Policing Black Lives exposes Canada’s history of state violence | City | Halifax, Nova Scotia | THE COAST

Policing Black Lives exposes Canada’s history of state violence

Author Robyn Maynard visits Halifax this week to speak about her new book on Black activism and racial injustice.

click to enlarge Policing Black Lives exposes Canada’s history of state violence
Montreal author Robyn Maynard will be speaking about her new book, Policing Black Lives, at the North Memorial Library on Thursday, 
December 7 at 7pm.

As social media defies geographic borders, many Canadians scrolling through their timelines are flogged with anti-Black sentiments coming out of the United States. But before basking in the centuries-old falsehood that Canada is nowhere near as racist as the US, you may want to read Montreal activist and author Robyn Maynard’s debut book, 
Policing Black Lives: State Violence in Canada from Slavery to the Present.

Maynard provides readers with an understanding of Canada’s own troubling history of anti-Blackness, racism, state violence and segregation; a fact that is seldom discussed, further perpetuating those events today.

Prior to visiting Halifax for her book’s launch, Maynard spoke with The Coast about the writing challenges she faced, as well as her take on Canada’s current racial climate. Her answers have been edited for style, clarity and length.


The Coast: What was the most difficult thing about writing Policing Black Lives?
Robyn Maynard: I think what was most difficult was really just the violence. Constantly reviewing the violence that Black men, Black women and even Black children have experienced across centuries and just sitting with that every day, while also trying to write those stories in a way that conveyed Black humanity.

What was it like to be a Black girl growing up and simultaneously experiencing the erasure of your own Black Identity?
I think that to a certain extent I almost feel like I wrote this book for that young Black girl. I feel like I look back and so much of what I was experiencing was unintelligible to me.

For example, being subject to intense scrutiny and heightened discipline at school is something that happened to me and to a lot of other Black girls, I later learned. But that wasn’t clear to me, being one of the only Black students in my class. So, I think that it took actually looking at documentation that showed me that it was the experiences of not just myself, but of other young Black girls across Canada. I am an example of how it’s important that we know that often our experiences of racism are invalidated by a society that tells us that there isn’t racism here. It’s really important to push back against that.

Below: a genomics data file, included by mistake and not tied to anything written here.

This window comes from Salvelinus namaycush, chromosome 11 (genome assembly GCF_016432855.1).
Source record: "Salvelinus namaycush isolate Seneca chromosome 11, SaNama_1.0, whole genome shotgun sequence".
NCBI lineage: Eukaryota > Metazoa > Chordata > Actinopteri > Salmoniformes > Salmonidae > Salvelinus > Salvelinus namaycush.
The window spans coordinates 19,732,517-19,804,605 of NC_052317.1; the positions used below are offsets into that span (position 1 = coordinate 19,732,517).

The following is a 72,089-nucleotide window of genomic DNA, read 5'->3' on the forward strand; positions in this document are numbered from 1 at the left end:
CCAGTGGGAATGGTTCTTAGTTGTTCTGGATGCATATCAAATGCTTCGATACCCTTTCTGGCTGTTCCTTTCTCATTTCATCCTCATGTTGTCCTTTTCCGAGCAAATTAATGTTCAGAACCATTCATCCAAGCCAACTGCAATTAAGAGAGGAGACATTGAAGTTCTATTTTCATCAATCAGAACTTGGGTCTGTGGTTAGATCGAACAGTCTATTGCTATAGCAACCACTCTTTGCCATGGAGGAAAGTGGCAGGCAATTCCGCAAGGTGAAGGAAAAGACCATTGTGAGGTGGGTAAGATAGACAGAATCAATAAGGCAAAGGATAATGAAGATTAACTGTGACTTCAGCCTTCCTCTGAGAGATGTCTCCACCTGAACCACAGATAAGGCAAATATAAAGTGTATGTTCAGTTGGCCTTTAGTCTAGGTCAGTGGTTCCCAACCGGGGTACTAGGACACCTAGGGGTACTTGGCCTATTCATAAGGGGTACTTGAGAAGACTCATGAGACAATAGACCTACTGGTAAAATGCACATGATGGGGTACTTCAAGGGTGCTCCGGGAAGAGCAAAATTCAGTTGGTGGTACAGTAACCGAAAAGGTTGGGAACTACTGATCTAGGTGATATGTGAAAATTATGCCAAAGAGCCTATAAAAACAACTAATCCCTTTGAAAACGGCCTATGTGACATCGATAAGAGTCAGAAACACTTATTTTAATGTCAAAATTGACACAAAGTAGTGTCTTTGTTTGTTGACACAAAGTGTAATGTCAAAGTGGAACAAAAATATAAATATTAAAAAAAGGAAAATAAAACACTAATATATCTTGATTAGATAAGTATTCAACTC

This past week the Ontario Human Rights Commission came out calling for seven years worth of data in order to examine instances of discrimination against the Black community. How do you feel about that?
I think that shows us that the work of activists in Toronto for the last 20 years is paying off. We need to see that, not as like a gift that the government is giving us, but actually as a gift that came from the hard work of the Black social movements that have actually put their bodies on the line in order to force this into being recognized as an issue. For example, staging the teachers’ walkouts and actually getting police out of school. This is a product of longstanding organizing that has taken a significant amount of labour of all kinds of people. Not just in terms of Black Lives Matter, but in terms of Black parents and Black educators as well. So I think we have to thank the community for that. And I think that this inquiry stands to be a really important investigation. So we have to remember that it was fought for.

Since the beginning of Canada’s colonial history, Black persons have been challenging prevailing narratives that Canada is a multicultural haven. How has that history influenced your writing?
Looking back at the history of Black activism in Montreal in the late 1980s and ’90s, to the work of Rocky Jones in Nova Scotia, to the Black Action Defense Committee in Toronto and now to the Black Lives Matter movement—I think we really have inspiring models of leadership in terms of contesting a society that is still so profoundly based in racial injustice. I think of when Black Lives Matter Toronto spent two weeks camped outside police headquarters after the killing of Andrew Loku to bring attention to the issues of police killings of Black people. I think that was something that changed the national framework for talking about race in a way that really forced it into the mainstream. There are, in fact, Black communities across Canada right now who are really challenging the practice of carding and racial profiling more broadly, and saying that it’s truly an injustice. I think that is something that is definitely making inroads and encroaching on the dominant narrative. That’s something that I find really inspiring, and I hope my work is to be in conversation with the movements that we’re seeing today.

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